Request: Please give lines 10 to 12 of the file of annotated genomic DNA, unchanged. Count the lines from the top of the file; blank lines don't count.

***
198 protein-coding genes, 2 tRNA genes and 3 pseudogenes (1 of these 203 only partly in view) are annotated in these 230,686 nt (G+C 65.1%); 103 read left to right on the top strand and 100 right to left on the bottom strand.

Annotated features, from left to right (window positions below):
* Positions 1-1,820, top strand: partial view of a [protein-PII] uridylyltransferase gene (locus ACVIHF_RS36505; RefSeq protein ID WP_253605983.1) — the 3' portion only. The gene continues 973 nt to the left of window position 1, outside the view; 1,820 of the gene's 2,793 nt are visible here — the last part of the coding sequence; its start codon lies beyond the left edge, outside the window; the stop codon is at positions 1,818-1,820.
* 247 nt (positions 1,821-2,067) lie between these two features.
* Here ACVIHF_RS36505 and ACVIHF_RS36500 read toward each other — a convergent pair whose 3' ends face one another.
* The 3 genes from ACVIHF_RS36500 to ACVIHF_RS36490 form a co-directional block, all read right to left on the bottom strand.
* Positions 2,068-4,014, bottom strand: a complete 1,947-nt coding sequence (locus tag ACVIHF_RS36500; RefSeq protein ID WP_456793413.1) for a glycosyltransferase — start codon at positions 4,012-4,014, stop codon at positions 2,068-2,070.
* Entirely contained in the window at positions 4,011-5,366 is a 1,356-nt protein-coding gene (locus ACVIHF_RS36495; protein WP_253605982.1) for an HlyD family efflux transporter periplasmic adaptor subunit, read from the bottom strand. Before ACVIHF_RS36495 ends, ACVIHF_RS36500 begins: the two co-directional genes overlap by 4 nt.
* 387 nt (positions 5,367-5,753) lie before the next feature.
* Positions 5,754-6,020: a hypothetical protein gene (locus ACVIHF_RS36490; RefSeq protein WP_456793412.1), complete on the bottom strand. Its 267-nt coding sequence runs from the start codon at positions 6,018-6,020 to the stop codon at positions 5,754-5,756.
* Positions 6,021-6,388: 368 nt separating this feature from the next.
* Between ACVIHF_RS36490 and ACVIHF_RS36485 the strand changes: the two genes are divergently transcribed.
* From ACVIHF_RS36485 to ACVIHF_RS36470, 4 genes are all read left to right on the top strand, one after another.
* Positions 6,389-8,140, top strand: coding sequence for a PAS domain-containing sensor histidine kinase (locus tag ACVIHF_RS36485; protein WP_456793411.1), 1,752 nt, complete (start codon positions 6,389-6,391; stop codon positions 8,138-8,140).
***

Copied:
* Positions 5,754-6,020: a hypothetical protein gene (locus ACVIHF_RS36490; RefSeq protein WP_456793412.1), complete on the bottom strand. Its 267-nt coding sequence runs from the start codon at positions 6,018-6,020 to the stop codon at positions 5,754-5,756.
* Positions 6,021-6,388: 368 nt separating this feature from the next.
* Between ACVIHF_RS36490 and ACVIHF_RS36485 the strand changes: the two genes are divergently transcribed.